Vampire: The Masquerade

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Vampire: The Masquerade is a role-playing game. Created by Mark Rein·Hagen, it was the first of White Wolf Game Studio's World of Darkness live-action and role-playing games, based on the Storyteller System and centered around vampires in a modern gothic-punk world.[1] The Revised Edition, sometimes alternately referred to as the Third Edition by fans, was released in 1998 and explains, "the setting of Vampire is a composite of its populace and their despair." The title of the series comes from "The Masquerade", referring to the Camarilla's attempts to hide vampirism from humans and their governments, but is also a double entendre referring to vampires' efforts to convince themselves that they are not truly monsters.[2]

In 1992, Vampire: The Masquerade won the Origins Award for Best Roleplaying Rules of 1991.[3] The game line was discontinued in 2004 but was followed by a revision of the setting in Vampire: The Requiem.

Contents

Concept

The game uses the cursed and immortal Vampiric condition as a backdrop to explore themes of morality, depravity, the human condition (or appreciation of the human condition in its absence), salvation, and personal horror. The gloomy version of the real world that the Vampires inhabit, called "The World of Darkness," forms an already bleak canvas against which the stories and struggles of characters are painted. The themes that the game seeks to address include retaining the character's sense of self, humanity, and sanity, as well as simply keeping from being crushed by the grim opposition of mortal and supernatural antagonists and, more poignantly, surviving the politics, treachery and often violent ambitions of their own kind.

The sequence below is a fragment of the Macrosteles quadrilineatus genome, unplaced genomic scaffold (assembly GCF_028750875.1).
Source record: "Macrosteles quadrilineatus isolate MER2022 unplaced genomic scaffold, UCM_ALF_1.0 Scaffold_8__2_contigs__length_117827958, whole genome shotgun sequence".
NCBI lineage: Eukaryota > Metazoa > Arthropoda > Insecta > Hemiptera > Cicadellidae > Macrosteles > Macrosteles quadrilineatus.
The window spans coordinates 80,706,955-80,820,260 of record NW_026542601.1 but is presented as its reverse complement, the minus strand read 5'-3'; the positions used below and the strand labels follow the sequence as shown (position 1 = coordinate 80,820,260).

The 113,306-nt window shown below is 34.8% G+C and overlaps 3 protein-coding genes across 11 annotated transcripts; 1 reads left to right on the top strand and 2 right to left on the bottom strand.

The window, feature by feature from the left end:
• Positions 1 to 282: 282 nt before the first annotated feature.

Game system

Vampire is based on the Storyteller System. In addition to the general Storyteller rules, it uses a number of specific mechanics aimed towards simulating the vampiric existence. A vampire has a blood pool signifying the amount of human blood or vitae currently in their body; this blood can be spent to power abilities and perform supernatural tricks. These tricks simulate many of those portrayed on film, such as turning into animals or mist, sleeping in the ground or having unnatural charisma and powers of suggestion.

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